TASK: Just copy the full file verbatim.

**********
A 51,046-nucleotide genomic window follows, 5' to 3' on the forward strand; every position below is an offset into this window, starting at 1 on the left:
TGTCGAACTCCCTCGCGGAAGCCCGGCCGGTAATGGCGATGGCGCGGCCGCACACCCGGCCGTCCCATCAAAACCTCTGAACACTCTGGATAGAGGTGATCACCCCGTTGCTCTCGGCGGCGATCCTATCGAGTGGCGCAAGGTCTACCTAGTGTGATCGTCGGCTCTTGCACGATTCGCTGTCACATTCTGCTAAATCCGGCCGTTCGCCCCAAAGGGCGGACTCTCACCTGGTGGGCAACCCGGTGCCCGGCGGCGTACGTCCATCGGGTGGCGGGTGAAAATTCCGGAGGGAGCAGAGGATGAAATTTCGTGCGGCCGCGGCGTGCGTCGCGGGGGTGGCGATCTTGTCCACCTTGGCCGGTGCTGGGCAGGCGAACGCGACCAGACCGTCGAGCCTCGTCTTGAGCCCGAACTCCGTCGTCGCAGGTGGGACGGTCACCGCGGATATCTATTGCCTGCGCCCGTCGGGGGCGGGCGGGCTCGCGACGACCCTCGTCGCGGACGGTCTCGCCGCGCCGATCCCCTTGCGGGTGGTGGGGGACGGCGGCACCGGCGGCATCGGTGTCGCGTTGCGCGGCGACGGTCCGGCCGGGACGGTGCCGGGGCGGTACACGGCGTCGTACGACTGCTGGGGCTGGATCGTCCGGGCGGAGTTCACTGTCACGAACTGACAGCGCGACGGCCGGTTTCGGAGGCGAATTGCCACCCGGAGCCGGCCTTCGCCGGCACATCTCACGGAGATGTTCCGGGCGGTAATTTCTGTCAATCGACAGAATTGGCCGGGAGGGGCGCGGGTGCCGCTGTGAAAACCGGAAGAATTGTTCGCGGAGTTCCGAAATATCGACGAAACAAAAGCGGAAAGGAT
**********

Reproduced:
A 51,046-nucleotide genomic window follows, 5' to 3' on the forward strand; every position below is an offset into this window, starting at 1 on the left:
TGTCGAACTCCCTCGCGGAAGCCCGGCCGGTAATGGCGATGGCGCGGCCGCACACCCGGCCGTCCCATCAAAACCTCTGAACACTCTGGATAGAGGTGATCACCCCGTTGCTCTCGGCGGCGATCCTATCGAGTGGCGCAAGGTCTACCTAGTGTGATCGTCGGCTCTTGCACGATTCGCTGTCACATTCTGCTAAATCCGGCCGTTCGCCCCAAAGGGCGGACTCTCACCTGGTGGGCAACCCGGTGCCCGGCGGCGTACGTCCATCGGGTGGCGGGTGAAAATTCCGGAGGGAGCAGAGGATGAAATTTCGTGCGGCCGCGGCGTGCGTCGCGGGGGTGGCGATCTTGTCCACCTTGGCCGGTGCTGGGCAGGCGAACGCGACCAGACCGTCGAGCCTCGTCTTGAGCCCGAACTCCGTCGTCGCAGGTGGGACGGTCACCGCGGATATCTATTGCCTGCGCCCGTCGGGGGCGGGCGGGCTCGCGACGACCCTCGTCGCGGACGGTCTCGCCGCGCCGATCCCCTTGCGGGTGGTGGGGGACGGCGGCACCGGCGGCATCGGTGTCGCGTTGCGCGGCGACGGTCCGGCCGGGACGGTGCCGGGGCGGTACACGGCGTCGTACGACTGCTGGGGCTGGATCGTCCGGGCGGAGTTCACTGTCACGAACTGACAGCGCGACGGCCGGTTTCGGAGGCGAATTGCCACCCGGAGCCGGCCTTCGCCGGCACATCTCACGGAGATGTTCCGGGCGGTAATTTCTGTCAATCGACAGAATTGGCCGGGAGGGGCGCGGGTGCCGCTGTGAAAACCGGAAGAATTGTTCGCGGAGTTCCGAAATATCGACGAAACAAAAGCGGAAAGGAT